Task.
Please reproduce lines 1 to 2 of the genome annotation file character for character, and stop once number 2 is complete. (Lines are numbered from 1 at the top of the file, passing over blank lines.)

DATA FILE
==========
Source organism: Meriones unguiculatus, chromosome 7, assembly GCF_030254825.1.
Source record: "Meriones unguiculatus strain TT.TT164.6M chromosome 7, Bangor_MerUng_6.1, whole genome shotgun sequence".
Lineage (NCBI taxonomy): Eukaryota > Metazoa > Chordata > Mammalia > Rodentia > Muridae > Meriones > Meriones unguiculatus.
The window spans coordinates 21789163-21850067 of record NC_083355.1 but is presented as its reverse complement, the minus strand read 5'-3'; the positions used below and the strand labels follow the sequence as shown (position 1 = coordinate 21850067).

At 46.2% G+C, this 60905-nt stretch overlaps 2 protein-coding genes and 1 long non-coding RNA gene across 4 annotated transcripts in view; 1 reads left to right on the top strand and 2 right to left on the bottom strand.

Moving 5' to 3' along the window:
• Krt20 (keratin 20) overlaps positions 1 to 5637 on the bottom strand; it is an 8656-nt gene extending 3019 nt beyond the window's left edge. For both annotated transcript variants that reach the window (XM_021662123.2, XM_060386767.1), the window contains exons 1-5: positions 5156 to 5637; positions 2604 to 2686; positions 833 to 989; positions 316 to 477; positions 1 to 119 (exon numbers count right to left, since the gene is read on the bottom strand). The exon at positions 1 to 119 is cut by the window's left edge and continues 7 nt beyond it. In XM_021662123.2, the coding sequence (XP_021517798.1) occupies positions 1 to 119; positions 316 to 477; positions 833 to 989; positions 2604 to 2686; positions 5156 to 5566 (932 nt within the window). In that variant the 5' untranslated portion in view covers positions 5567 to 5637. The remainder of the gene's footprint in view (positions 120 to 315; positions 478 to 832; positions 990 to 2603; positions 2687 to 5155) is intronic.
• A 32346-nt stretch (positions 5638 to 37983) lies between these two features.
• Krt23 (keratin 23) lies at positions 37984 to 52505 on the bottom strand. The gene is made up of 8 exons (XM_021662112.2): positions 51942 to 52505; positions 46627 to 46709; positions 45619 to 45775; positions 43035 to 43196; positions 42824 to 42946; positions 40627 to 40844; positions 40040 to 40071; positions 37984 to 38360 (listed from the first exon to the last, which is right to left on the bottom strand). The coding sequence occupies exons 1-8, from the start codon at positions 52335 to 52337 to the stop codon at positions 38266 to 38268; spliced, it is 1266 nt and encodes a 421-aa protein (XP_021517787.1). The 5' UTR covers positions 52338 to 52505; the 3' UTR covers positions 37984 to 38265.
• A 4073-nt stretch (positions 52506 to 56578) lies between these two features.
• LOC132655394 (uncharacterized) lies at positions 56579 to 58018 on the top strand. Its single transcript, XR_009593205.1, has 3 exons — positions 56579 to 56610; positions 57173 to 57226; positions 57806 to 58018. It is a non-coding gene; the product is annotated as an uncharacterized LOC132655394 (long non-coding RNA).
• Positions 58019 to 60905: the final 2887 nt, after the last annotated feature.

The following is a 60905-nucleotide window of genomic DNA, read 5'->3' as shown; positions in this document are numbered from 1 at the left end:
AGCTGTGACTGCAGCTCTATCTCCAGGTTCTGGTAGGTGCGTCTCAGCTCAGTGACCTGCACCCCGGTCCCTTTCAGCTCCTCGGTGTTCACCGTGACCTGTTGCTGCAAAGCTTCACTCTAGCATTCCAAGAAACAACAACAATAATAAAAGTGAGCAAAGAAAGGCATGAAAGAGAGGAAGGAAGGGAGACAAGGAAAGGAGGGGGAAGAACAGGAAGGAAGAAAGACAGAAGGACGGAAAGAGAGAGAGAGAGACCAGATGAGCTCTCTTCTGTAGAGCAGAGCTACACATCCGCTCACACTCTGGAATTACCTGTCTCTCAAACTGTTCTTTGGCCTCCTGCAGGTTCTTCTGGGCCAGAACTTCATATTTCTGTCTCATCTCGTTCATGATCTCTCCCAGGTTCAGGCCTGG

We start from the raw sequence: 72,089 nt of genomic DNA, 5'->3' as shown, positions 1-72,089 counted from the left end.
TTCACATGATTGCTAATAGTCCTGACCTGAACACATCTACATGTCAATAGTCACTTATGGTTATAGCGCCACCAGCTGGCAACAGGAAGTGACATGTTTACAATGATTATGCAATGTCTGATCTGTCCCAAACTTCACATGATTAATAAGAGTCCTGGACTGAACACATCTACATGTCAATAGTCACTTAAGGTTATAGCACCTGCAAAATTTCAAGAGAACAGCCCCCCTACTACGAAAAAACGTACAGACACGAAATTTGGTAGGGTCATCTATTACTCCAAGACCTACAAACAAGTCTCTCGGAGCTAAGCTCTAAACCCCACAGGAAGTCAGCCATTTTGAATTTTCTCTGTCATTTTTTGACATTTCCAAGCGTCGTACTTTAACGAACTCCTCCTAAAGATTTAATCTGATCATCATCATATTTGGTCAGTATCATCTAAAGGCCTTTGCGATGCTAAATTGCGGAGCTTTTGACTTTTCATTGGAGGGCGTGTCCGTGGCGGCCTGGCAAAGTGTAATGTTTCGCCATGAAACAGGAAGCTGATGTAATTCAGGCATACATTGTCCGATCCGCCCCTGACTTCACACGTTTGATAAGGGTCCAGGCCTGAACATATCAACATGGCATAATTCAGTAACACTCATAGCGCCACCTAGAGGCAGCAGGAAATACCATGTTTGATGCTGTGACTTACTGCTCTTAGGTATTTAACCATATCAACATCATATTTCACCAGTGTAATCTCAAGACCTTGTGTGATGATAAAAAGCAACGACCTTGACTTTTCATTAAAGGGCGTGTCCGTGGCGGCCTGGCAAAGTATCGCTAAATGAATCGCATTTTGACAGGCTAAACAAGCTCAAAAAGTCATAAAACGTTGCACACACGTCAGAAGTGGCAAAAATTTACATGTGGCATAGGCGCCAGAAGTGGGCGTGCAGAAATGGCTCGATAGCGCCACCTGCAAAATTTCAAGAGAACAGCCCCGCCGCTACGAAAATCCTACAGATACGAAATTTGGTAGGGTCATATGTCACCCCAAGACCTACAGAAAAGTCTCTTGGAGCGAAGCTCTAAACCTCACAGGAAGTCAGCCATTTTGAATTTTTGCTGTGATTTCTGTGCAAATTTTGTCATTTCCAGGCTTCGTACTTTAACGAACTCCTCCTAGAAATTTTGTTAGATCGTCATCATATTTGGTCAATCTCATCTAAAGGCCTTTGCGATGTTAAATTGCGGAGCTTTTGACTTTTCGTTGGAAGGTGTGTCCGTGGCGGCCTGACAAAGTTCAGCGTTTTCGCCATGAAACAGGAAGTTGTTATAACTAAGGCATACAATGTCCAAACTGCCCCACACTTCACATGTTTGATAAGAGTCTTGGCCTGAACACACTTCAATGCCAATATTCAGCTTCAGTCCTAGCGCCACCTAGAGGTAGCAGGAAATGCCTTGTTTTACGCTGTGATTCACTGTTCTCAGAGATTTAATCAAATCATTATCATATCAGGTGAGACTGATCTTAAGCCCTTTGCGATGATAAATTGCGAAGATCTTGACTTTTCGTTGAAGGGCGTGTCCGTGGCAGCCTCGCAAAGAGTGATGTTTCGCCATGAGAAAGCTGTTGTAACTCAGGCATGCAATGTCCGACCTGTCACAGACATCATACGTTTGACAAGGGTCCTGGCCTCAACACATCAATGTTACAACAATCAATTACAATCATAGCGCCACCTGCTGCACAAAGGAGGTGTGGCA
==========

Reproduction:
Source organism: Meriones unguiculatus, chromosome 7, assembly GCF_030254825.1.
Source record: "Meriones unguiculatus strain TT.TT164.6M chromosome 7, Bangor_MerUng_6.1, whole genome shotgun sequence".